The Wolfman still has nards and that is still awesome.

The Wolfman still has nards and that is still awesome.

Lest you think this article comes across pedantic and condescending, let me assure you that I’ve fallen prey to the RT score demon too.  And not years ago either, I’m talking May.  I let poor RT scores of X-Men: Apocalypse stop me from going to see it in the theaters.  When I finally saw it I could have kicked myself for giving in to a simple aggregator because I like the film a lot.  I missed out because my sole determining factor for seeing the movie was based on one aggregate score.

A second factor to examine is content.  I mentioned that people are too obsessed with the score.  Instead they should be focused on the actual review itself.  Why does the author find the film compelling or repulsive?  Did they discuss the acting, the set design, the special effects, editing, or any other of the plethora of factors that compose a piece of cinema?  Click on the links to various writers’ articles on Rotten Tomatoes rather than just looking at the percentage.  As an avid moviegoer myself, I glean more about my interest in a film from the actual reviews.  There are multiple critics on multiple sites that I frequent whose reviews I trust.  They tend to be highly detailed and range in style and format.  Some don’t even give scores which while I respect, is something I could never do.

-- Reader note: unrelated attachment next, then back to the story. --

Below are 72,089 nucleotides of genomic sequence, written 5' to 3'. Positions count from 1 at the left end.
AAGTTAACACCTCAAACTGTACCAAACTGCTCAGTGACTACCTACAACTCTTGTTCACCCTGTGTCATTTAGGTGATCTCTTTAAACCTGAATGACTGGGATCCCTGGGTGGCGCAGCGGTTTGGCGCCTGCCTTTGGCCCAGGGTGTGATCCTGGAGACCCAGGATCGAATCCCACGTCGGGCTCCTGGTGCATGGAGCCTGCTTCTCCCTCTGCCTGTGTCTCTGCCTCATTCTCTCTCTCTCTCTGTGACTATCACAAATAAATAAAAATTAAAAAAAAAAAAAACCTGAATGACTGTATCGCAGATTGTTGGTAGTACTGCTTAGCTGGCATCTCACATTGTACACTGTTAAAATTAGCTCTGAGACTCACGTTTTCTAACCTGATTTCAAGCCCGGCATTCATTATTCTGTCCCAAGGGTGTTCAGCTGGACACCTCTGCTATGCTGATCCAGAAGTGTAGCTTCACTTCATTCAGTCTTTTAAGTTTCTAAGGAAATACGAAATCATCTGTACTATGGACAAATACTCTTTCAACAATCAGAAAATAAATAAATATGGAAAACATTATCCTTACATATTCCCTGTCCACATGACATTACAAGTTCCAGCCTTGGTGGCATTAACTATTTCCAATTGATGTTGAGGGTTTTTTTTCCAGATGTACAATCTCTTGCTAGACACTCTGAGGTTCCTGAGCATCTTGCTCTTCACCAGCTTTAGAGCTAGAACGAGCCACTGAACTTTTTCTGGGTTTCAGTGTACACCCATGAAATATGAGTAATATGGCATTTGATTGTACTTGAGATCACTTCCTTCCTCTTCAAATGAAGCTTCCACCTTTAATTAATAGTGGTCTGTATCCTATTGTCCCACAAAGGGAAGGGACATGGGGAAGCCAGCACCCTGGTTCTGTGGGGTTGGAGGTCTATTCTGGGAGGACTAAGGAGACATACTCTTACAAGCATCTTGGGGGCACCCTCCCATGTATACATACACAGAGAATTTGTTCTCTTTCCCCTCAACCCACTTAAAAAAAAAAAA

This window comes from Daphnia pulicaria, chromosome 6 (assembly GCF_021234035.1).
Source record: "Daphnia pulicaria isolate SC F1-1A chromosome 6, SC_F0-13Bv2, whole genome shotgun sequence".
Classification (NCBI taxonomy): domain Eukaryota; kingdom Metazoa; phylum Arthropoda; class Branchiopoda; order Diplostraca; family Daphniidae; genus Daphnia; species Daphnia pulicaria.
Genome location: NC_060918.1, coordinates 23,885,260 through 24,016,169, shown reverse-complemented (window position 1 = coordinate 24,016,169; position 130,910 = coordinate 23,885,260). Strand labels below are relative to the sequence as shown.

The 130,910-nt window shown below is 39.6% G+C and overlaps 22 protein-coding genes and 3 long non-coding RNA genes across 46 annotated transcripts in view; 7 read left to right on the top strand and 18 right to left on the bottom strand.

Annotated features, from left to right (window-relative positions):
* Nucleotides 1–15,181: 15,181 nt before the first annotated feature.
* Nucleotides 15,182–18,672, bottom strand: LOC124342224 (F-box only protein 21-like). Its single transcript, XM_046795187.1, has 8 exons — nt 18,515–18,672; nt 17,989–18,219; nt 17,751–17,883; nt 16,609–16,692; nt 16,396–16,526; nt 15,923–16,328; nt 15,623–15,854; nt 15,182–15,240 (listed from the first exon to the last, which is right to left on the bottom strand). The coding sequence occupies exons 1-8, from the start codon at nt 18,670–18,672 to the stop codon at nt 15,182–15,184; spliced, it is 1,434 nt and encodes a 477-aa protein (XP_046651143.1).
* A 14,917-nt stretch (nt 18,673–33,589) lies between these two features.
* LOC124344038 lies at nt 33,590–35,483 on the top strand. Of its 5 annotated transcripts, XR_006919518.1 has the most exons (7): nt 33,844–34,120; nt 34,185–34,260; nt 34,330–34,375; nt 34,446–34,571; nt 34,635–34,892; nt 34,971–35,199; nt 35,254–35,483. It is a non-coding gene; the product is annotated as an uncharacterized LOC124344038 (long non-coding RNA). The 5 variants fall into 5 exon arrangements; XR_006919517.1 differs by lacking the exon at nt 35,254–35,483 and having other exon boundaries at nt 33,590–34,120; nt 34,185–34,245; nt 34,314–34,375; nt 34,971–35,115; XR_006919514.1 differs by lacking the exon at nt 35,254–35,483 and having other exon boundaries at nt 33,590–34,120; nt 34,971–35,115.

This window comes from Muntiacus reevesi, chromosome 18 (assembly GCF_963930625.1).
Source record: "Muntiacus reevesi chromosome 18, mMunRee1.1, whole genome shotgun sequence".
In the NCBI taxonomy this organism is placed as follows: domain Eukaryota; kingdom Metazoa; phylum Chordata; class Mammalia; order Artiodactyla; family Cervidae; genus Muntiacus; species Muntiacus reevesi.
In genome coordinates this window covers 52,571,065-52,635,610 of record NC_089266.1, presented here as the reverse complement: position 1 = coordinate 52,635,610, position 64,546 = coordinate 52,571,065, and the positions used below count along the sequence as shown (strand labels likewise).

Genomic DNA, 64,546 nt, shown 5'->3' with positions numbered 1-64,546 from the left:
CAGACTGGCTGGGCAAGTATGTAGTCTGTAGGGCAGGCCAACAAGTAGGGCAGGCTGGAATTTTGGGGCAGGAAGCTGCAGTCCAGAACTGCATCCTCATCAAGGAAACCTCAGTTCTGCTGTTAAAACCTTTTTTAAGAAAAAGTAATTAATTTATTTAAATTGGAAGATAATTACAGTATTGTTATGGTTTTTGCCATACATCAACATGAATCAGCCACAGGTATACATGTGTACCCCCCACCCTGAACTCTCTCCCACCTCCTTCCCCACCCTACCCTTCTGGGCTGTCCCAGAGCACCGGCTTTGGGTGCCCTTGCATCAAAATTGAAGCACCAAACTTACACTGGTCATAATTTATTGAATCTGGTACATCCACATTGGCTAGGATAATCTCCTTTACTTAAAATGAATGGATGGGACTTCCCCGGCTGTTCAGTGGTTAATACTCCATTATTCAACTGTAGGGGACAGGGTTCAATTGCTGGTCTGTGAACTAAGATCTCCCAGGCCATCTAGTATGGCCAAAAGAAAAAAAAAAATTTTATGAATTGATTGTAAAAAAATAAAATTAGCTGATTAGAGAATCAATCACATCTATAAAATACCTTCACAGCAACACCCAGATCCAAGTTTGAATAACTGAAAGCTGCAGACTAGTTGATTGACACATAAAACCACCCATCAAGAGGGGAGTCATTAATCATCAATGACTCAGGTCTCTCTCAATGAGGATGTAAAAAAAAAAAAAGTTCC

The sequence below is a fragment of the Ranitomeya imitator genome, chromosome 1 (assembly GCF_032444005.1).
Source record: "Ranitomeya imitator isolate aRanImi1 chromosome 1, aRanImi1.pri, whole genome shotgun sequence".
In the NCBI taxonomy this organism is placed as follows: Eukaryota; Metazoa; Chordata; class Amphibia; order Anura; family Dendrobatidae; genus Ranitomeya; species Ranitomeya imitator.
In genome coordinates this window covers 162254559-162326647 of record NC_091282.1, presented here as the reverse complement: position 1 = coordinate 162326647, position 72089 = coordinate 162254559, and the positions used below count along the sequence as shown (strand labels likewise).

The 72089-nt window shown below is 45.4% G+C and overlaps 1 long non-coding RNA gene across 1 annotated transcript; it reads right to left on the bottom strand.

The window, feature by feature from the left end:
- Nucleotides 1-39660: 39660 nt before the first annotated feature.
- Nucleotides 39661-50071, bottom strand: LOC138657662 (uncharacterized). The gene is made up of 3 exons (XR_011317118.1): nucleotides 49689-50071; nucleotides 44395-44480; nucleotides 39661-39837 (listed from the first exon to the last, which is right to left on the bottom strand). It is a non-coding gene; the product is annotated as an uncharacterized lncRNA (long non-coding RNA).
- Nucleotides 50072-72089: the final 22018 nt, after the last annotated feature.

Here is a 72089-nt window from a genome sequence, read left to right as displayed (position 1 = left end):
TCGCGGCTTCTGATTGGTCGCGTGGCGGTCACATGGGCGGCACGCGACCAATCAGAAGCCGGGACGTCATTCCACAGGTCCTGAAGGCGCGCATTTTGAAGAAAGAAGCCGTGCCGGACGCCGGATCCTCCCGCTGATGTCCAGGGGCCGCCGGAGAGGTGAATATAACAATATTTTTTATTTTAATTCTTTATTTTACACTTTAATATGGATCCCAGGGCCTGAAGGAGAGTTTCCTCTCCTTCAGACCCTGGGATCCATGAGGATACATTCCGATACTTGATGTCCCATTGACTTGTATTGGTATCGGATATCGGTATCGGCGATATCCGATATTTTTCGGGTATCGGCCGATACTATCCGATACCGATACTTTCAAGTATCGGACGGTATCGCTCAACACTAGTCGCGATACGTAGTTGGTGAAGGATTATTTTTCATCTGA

I also make it a point to read bad reviews of a particular movie.  Again how can I base my movie choice on authors who only parrot back to me what I want to hear?  It’s disingenuous and just as bad as ultra-conservatives who only watch FOX News because it reinforces their already established beliefs.  I want different approaches and various view points.  And it often works.  Case in point:  Swiss Army Man.  On the surface the concept sounds incredibly ridiculous and I had zero interest in seeing it.  However, I read multiple reviews that made me change my mind.  Although I haven’t seen the film yet, my level of interest has gone up considerably just because I chose to read others’ thoughts on the film.

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There’s also one last reason that you shouldn’t use Rotten Tomatoes scores alone.  It’s a factor that no aggregator can ever quantify: You the viewer.  I hate the cliché “trust yourself” but in this instance it applies.  Long before I became a movie critic or started reading online reviews, my only determining factor for watching a movie was if I watched the preview or television spot and thought either, “Man I gotta see this movie!” or, ” Wow does that look like it sucks.”  Don’t discount your own intuition.

Rotten Tomatoes critics’ scores only account for a small percentage of moviegoers.  The site is a film aggregator.  Nothing more.  Don’t get caught up in a mathematically disingenuous score on one website.  If you do you could be throwing your hard-earned cash away.  Or even worse, you might miss out on something great.

You can follow me on Twitter at @DarthGandalf1

 

"Rotten Tomatoes? And I thought my jokes were bad."

“Rotten Tomatoes? And I thought my jokes were bad.”